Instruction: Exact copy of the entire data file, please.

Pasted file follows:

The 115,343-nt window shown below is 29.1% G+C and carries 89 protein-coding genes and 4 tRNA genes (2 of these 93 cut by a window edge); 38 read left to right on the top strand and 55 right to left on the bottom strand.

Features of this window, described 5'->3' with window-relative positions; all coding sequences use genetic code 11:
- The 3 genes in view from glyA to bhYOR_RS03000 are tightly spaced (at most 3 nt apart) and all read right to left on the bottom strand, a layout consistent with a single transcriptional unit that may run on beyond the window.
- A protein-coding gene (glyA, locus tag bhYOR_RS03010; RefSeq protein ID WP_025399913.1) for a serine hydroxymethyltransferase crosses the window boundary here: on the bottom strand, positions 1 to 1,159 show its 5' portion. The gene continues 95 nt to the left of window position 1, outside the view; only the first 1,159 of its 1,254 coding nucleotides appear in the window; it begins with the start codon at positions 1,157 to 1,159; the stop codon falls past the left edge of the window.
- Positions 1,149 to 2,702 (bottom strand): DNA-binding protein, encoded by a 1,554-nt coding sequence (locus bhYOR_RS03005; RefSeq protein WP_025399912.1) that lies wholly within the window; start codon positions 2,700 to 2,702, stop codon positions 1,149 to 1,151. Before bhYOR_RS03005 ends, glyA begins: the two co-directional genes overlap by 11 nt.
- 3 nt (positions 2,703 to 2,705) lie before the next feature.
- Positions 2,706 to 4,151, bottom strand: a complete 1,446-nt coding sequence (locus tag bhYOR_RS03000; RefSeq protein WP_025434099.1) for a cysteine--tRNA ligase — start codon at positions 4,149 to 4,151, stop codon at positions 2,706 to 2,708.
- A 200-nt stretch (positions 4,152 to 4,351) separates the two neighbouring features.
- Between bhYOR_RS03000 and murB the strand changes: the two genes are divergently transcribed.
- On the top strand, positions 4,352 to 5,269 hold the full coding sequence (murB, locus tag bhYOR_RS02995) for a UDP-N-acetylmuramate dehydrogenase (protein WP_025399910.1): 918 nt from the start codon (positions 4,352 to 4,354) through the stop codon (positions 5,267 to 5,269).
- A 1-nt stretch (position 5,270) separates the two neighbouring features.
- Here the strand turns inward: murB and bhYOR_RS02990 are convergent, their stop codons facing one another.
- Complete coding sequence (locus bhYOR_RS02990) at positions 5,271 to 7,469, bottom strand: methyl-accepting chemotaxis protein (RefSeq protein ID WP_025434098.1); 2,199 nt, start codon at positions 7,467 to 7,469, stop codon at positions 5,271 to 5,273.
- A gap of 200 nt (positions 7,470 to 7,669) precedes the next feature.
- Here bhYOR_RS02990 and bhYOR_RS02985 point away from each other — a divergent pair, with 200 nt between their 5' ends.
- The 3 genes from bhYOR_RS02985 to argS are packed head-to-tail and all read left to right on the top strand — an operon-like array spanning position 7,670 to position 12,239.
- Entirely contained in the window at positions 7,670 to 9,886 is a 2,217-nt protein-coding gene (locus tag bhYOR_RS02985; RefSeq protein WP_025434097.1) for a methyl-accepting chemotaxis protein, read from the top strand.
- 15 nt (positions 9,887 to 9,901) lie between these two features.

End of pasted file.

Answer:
The 115,343-nt window shown below is 29.1% G+C and carries 89 protein-coding genes and 4 tRNA genes (2 of these 93 cut by a window edge); 38 read left to right on the top strand and 55 right to left on the bottom strand.

Features of this window, described 5'->3' with window-relative positions; all coding sequences use genetic code 11:
- The 3 genes in view from glyA to bhYOR_RS03000 are tightly spaced (at most 3 nt apart) and all read right to left on the bottom strand, a layout consistent with a single transcriptional unit that may run on beyond the window.
- A protein-coding gene (glyA, locus tag bhYOR_RS03010; RefSeq protein ID WP_025399913.1) for a serine hydroxymethyltransferase crosses the window boundary here: on the bottom strand, positions 1 to 1,159 show its 5' portion. The gene continues 95 nt to the left of window position 1, outside the view; only the first 1,159 of its 1,254 coding nucleotides appear in the window; it begins with the start codon at positions 1,157 to 1,159; the stop codon falls past the left edge of the window.
- Positions 1,149 to 2,702 (bottom strand): DNA-binding protein, encoded by a 1,554-nt coding sequence (locus bhYOR_RS03005; RefSeq protein WP_025399912.1) that lies wholly within the window; start codon positions 2,700 to 2,702, stop codon positions 1,149 to 1,151. Before bhYOR_RS03005 ends, glyA begins: the two co-directional genes overlap by 11 nt.
- 3 nt (positions 2,703 to 2,705) lie before the next feature.
- Positions 2,706 to 4,151, bottom strand: a complete 1,446-nt coding sequence (locus tag bhYOR_RS03000; RefSeq protein WP_025434099.1) for a cysteine--tRNA ligase — start codon at positions 4,149 to 4,151, stop codon at positions 2,706 to 2,708.
- A 200-nt stretch (positions 4,152 to 4,351) separates the two neighbouring features.
- Between bhYOR_RS03000 and murB the strand changes: the two genes are divergently transcribed.
- On the top strand, positions 4,352 to 5,269 hold the full coding sequence (murB, locus tag bhYOR_RS02995) for a UDP-N-acetylmuramate dehydrogenase (protein WP_025399910.1): 918 nt from the start codon (positions 4,352 to 4,354) through the stop codon (positions 5,267 to 5,269).
- A 1-nt stretch (position 5,270) separates the two neighbouring features.
- Here the strand turns inward: murB and bhYOR_RS02990 are convergent, their stop codons facing one another.
- Complete coding sequence (locus bhYOR_RS02990) at positions 5,271 to 7,469, bottom strand: methyl-accepting chemotaxis protein (RefSeq protein ID WP_025434098.1); 2,199 nt, start codon at positions 7,467 to 7,469, stop codon at positions 5,271 to 5,273.
- A gap of 200 nt (positions 7,470 to 7,669) precedes the next feature.
- Here bhYOR_RS02990 and bhYOR_RS02985 point away from each other — a divergent pair, with 200 nt between their 5' ends.
- The 3 genes from bhYOR_RS02985 to argS are packed head-to-tail and all read left to right on the top strand — an operon-like array spanning position 7,670 to position 12,239.
- Entirely contained in the window at positions 7,670 to 9,886 is a 2,217-nt protein-coding gene (locus tag bhYOR_RS02985; RefSeq protein WP_025434097.1) for a methyl-accepting chemotaxis protein, read from the top strand.
- 15 nt (positions 9,887 to 9,901) lie between these two features.